The best way to get rid of fleas, is to prevent your pet from getting them. If you’re not keen on using the traditional chemical flea remedies or preventatives, there are some natural solutions that may provide your pet with some relief.
DIY Flea Spray
A mixture of apple cider vinegar diluted 1:1 or 1:3, depending on the flea activity and your tolerance for the vinegar smell, with water can be sprayed around the house to discourage fleas from setting up camp in your home. Areas that fleas may find especially appealing include carpets, furniture, pet bedding, and blankets. Before applying your DIY flea spray, vacuum or wash those areas to remove any eggs or flea dirt.
Baking soda has many more uses than making your baked goods rise. It is a powerful deodorizer and can help lift fleas and flea dirt from carpets and other fabric household items. Sprinkle a generous amount of baking soda and let it rest for 5-10 minutes before vacuuming to remove dirt and pet odor from high traffic areas. When dealing with a flea infestation, always empty your vacuum immediately and dispose of the contents in an outdoor trash bin to prevent reinfestation.
Diatomaceous earth is microscopic remains of fossilized algae, called diatoms. It is a very fine non-toxic powder that can be purchased at many local farm stores in a human safe food grade option. The diatoms work to kill fleas at all life stages by dehydration. Its use is similar to that of baking soda, but for maximum effectiveness it is recommended that you sprinkle the powder and leave it for 2 days before vacuuming. Due to the nature of the powder, it is recommended that the applicant wear a face mask to avoid throat or nose irritation.
Rosemary extract can be found in many natural pet solutions, and is a common ingredient in pet treats. Fleas and other pests are repelled by the smell of rosemary, so adding some to your DIY flea spray or feeding it to your pet in small doses can aid in flea control. It is extremely important to understand that rosemary essential oil and extract are very different. Rosemary essential oils in high volumes have shown to be toxic to humans and pets, rosemary extract has a different molecular structure and is non-toxic.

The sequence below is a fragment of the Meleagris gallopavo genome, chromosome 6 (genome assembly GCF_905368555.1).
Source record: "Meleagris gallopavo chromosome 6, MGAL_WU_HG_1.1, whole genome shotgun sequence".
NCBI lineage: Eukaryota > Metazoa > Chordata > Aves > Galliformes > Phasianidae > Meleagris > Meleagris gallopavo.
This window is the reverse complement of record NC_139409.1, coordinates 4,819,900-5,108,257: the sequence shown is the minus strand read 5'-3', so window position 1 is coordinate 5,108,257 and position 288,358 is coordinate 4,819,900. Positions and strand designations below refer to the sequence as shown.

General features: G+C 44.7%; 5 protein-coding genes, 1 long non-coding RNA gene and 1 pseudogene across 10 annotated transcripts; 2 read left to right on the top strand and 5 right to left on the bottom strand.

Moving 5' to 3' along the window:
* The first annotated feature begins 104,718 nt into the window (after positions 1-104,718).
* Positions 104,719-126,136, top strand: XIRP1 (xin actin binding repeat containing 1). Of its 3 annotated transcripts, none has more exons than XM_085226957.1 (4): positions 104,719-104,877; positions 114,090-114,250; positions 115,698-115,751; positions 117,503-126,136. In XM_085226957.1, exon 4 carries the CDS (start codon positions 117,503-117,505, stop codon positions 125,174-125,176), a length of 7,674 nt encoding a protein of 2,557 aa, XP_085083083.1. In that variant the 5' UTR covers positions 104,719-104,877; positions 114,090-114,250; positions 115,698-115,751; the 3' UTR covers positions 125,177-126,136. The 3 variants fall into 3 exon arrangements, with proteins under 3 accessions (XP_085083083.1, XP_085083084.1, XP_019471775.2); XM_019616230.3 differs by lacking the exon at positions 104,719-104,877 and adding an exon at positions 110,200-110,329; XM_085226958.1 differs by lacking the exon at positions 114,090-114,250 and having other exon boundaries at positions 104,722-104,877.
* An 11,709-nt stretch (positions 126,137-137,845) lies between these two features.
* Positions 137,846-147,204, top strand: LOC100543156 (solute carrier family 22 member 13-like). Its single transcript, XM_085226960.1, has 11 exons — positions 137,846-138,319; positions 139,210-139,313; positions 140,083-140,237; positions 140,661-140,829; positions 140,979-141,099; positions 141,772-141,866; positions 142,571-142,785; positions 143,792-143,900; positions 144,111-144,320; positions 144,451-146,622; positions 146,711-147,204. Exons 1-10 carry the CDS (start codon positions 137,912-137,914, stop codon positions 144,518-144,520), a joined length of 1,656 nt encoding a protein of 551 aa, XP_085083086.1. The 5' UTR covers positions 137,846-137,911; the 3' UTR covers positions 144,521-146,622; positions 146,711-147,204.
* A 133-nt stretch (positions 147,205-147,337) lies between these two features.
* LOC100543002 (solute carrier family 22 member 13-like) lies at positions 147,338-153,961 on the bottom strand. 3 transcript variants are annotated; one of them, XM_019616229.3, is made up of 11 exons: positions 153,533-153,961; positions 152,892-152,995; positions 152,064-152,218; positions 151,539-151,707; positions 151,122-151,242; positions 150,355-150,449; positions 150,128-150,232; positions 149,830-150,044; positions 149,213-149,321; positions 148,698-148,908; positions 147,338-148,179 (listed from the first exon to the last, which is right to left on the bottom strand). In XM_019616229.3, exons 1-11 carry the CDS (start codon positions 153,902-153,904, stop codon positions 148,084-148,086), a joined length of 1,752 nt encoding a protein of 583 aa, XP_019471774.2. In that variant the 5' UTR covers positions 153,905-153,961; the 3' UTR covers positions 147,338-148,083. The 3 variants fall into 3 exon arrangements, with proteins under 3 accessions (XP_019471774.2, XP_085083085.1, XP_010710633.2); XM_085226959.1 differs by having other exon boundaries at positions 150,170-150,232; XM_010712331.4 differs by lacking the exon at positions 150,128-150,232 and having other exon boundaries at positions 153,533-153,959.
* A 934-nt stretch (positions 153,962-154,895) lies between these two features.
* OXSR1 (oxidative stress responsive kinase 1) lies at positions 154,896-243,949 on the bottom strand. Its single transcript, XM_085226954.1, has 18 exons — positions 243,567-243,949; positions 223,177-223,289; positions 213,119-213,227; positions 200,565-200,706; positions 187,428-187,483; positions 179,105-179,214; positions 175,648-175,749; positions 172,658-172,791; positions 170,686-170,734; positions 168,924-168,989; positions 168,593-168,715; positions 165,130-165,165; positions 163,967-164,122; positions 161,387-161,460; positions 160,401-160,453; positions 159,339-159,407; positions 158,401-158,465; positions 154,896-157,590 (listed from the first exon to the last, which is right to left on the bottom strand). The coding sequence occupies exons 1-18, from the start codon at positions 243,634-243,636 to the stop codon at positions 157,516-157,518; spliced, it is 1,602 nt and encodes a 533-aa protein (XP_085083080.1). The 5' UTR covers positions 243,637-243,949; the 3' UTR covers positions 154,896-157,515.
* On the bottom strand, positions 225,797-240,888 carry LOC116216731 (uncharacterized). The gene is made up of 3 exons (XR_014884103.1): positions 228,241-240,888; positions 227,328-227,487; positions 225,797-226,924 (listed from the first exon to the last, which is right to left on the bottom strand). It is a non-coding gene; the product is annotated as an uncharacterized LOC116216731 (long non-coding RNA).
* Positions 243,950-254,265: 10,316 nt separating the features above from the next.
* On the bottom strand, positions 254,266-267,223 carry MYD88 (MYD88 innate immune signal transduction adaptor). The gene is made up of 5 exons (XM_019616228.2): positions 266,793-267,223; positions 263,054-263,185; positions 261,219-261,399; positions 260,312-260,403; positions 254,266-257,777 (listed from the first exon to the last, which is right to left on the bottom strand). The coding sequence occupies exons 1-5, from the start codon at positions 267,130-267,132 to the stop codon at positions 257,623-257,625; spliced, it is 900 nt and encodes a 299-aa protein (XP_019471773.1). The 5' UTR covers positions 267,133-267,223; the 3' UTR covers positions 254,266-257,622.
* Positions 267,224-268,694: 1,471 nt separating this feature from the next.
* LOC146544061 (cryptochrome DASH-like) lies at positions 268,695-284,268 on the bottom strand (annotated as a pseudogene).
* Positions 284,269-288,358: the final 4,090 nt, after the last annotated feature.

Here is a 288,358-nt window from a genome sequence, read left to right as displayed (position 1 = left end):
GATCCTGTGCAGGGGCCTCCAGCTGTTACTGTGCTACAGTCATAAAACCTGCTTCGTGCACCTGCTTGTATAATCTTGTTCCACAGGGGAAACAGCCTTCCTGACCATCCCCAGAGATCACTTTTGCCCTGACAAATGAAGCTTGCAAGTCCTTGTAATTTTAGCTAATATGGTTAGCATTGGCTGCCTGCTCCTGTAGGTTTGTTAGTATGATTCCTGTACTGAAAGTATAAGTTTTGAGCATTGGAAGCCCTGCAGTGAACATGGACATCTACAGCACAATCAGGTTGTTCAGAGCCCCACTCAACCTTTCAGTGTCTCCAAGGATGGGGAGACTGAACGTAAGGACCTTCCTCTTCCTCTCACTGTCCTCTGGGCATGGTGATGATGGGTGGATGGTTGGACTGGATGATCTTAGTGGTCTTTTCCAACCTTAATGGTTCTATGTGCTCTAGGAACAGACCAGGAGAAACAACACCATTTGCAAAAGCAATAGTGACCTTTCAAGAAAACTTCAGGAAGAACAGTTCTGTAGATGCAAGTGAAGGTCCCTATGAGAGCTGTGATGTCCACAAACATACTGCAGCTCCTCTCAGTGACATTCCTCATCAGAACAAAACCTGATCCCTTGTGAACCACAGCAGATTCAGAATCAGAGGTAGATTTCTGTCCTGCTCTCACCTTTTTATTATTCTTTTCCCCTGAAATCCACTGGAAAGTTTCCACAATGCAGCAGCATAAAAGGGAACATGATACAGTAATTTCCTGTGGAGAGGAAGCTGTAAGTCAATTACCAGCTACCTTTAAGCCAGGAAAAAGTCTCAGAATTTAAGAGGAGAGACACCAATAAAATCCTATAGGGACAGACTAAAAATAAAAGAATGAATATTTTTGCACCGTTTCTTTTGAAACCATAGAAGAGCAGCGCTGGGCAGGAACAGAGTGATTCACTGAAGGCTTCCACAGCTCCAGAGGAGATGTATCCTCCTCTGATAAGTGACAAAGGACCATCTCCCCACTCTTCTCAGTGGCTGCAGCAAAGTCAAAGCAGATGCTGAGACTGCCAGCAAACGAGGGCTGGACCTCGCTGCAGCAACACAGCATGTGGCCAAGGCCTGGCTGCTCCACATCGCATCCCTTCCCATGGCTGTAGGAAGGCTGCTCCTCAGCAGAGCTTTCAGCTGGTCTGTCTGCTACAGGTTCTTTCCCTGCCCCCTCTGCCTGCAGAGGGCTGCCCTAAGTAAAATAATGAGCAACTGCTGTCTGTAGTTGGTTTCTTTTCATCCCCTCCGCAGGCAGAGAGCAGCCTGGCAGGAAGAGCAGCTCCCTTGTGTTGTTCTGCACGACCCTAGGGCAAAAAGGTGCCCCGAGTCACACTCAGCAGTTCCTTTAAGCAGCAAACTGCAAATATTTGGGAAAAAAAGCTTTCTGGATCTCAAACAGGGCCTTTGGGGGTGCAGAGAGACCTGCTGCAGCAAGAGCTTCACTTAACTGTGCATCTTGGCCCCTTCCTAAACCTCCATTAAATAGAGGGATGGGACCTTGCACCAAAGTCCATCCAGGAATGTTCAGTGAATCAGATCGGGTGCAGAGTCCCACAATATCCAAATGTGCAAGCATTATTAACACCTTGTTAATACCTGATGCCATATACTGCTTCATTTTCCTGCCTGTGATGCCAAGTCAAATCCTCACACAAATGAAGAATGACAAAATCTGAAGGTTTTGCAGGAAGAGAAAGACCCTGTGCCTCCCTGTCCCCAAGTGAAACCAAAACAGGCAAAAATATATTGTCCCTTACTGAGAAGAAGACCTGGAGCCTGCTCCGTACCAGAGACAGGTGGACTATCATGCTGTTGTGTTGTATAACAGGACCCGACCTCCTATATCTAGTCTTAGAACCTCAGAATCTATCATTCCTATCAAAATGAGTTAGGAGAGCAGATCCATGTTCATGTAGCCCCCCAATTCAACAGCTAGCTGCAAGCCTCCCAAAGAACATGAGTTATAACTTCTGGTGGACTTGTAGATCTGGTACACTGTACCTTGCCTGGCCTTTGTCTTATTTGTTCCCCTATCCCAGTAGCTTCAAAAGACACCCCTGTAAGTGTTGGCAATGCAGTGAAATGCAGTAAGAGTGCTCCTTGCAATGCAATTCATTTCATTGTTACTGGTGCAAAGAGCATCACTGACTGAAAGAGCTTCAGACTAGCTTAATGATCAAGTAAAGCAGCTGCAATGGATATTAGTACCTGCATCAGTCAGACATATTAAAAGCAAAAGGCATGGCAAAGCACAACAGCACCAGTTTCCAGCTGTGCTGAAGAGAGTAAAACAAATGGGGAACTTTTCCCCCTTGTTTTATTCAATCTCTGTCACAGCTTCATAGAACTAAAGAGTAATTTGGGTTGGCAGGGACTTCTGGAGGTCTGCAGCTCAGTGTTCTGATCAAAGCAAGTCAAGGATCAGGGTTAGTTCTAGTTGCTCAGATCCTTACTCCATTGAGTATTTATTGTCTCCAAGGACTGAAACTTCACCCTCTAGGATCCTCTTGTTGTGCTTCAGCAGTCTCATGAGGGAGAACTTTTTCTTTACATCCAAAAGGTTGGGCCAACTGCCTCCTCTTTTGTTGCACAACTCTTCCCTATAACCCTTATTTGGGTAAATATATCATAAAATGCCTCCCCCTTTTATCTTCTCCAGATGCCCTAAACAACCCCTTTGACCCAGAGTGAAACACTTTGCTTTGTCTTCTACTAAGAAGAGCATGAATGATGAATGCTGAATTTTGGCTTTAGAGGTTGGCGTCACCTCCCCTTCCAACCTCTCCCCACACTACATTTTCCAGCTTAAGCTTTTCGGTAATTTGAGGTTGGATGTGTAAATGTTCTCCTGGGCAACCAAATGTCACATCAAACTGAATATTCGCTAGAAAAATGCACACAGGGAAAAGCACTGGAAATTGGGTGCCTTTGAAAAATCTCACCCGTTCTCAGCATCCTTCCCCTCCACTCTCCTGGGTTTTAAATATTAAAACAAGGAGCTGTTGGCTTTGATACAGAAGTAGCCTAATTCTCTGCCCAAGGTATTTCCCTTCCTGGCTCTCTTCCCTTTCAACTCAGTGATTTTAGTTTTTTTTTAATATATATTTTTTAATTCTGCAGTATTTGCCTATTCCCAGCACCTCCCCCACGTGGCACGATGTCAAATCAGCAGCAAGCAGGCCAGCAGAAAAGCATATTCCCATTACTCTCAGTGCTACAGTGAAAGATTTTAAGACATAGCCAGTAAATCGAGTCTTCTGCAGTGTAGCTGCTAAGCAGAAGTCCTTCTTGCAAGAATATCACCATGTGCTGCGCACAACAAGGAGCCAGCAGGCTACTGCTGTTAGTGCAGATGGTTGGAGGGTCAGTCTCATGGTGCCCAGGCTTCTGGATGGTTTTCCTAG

Dish soap is another household item with multiple uses, it can be used on pets of all ages to soothe itchy skin and slow the spread of a flea infestation. A dish soap/water solution can be placed in a bowl in high flea activity areas to attract and trap adult fleas.
Protect your Yard from Fleas
Fleas don’t just magically appear inside your home, they hitch a ride on you or your pet from the outdoors and then make themselves comfortable inside. The simple act of keeping up with yard care can greatly reduce the chance of fleas finding their way into your home. Fleas like tall grass and weeds, so mowing often and spraying for weeds are both highly recommended. If you have a green thumb, plants such as lemon balm, sage, rosemary, basil, and mint can deter fleas and other pests. If you’re still struggling to get your flea problem under control, diatomaceous earth in pet potty and play areas can also be helpful.
My Pet Has Fleas, Now What?
- Weekly flea baths in dawn dish soap and an apple cider vinegar dilute.
- Wash beds and blankets in HOT water
- Vacuum often with baking soda or D.E.
Repeat these steps and the suggestions above until the infestation is completely gone, the flea life cycle can be several months long. If the infestation persists and your pet is uncomfortable, consult with your veterinarian.
Hogan, R. (2020, May 15). Our Best Home Remedies For Fleas. Retrieved August 26, 2020, from https://www.dogsnaturallymagazine.com/best-home-remedies-fleas/
Labs, V. (2017, April 06). Is Rosemary bad for my pet? Retrieved August 26, 2020, from https://www.vetriscience.com/blog/2017/04/is-rosemary-bad-for-my-pet/